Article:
As a small business owner, you want to offer customers easy and secure payment options that are straightforward to use and track. Apple Pay is a mobile payment method many customers like and even prefer. It also offers numerous benefits for businesses. We’ll explain how businesses can start accepting Apple Pay and share the upsides and drawbacks of this mobile payment system.
Editor’s note: Looking for the right credit card processor for your business? Fill out the below questionnaire to have our vendor partners contact you about your needs.
Getting started with Apple Pay is quick and easy. Follow these steps to install a payment reader and set up Apple Pay:
Apple Pay uses near-field communication (NFC) technology. To start accepting Apple Pay and other NFC mobile payments, you need an NFC-enabled payment terminal. Check with your payment processor to see if your current hardware supports this payment method. If it doesn’t, work with the processor to purchase and install a payment terminal that takes contactless payments.
Once you’ve purchased and set up your NFC-enabled payment terminal, test it to ensure it works. Then, place it where your customers can easily see and access it during checkout.
When your terminal is set up, train your staff to accept Apple Pay digital payments. Ensure they understand the customer’s point of view as well as the salesperson’s. Even though most payment-acceptance interfaces are user-friendly and intuitive, ensure everyone understands the system and gets practice time using it.
Now that everything is set up on your end, direct customers to the terminal when they want to use Apple Pay at checkout. Once the card reader and their device connect, four green lights should appear along with a chime sound, signaling that the payment is accepted and the transaction is complete.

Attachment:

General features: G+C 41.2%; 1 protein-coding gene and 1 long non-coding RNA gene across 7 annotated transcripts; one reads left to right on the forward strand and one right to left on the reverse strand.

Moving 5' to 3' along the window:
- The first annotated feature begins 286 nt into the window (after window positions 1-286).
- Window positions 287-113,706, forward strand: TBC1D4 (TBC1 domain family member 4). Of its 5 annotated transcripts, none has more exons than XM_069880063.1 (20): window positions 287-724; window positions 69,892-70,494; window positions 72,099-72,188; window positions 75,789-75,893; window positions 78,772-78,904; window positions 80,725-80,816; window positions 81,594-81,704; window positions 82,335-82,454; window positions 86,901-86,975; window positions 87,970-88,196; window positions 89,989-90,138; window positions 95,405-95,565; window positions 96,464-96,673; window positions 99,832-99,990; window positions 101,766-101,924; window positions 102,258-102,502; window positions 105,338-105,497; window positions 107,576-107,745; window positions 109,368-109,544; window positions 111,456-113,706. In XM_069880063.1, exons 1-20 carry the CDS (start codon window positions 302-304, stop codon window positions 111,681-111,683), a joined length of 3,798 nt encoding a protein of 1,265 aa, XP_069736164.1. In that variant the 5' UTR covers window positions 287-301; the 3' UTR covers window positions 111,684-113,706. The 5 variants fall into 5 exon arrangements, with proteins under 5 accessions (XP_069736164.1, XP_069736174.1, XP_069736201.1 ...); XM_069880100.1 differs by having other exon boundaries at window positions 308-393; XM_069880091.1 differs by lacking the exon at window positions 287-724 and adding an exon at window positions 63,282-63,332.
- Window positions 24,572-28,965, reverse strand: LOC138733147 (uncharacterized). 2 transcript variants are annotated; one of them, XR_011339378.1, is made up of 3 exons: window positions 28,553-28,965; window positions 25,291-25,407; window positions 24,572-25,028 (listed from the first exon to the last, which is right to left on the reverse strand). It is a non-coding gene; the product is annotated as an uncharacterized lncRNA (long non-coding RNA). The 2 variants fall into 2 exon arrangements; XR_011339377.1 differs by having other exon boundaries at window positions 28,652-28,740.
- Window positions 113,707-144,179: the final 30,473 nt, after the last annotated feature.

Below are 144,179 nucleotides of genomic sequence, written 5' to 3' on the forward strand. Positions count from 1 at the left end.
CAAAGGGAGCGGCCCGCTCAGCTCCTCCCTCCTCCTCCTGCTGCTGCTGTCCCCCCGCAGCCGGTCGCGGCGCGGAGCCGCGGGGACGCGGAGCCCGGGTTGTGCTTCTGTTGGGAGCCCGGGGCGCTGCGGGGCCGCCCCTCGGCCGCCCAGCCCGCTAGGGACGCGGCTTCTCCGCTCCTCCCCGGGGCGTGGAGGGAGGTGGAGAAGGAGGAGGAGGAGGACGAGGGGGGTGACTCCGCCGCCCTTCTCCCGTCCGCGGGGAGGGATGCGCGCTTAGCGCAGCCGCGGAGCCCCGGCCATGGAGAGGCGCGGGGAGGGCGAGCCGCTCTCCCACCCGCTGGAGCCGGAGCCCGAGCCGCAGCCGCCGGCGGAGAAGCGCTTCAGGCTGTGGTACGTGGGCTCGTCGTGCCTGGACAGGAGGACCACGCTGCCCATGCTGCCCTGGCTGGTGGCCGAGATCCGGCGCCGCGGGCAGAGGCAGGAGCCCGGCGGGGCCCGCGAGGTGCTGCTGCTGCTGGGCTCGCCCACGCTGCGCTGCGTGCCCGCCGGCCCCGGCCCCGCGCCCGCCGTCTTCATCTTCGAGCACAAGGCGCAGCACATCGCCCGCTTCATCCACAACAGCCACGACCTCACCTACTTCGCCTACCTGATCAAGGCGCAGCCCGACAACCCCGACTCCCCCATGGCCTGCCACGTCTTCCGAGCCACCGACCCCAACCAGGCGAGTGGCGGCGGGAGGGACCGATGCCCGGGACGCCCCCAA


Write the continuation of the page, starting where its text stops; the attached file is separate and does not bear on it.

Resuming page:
Speed and security are the two primary Apple Pay benefits.
Mobile payment methods like Apple Pay save time when compared to magnetic-stripe or chip cards or handling cash. You can process checkouts faster, which is especially useful if your business sees a surge of people at specific times. When customers check out faster, they won’t feel impatient and go elsewhere.
When using Apple Pay, customers benefit from an extra built-in security layer just by using their phones. The Apple Pay app requires fingerprint or passcode authentication. Even if someone steals a customer’s phone, they won’t be able to use that person’s Apple Pay, lowering the risk of payment fraud at the point of sale. Compare this to a situation where a customer’s wallet is stolen: The thief may make several purchases before the credit card is reported stolen.
Additionally, Apple Pay uses an encrypted security technology called tokenization. Tokenization means Apple Pay and other mobile wallets are nearly impossible to hack. In contrast, cash and magnetic stripe cards can be counterfeited, putting business owners and consumers at risk for fraud. Apple Pay’s unique payment method significantly lowers that risk.
Apple Pay is Apple’s contactless mobile payment system. Users access it through an iPhone, iPad or Apple Watch and use it to check out at a store or restaurant. The Apple Pay app stores their credit card or banking information; when they check out, they tap their phone to a compatible card reader instead of fumbling with their wallet. They can also send and receive payments from other users, make in-app purchases, and pay for rides on select public transit systems.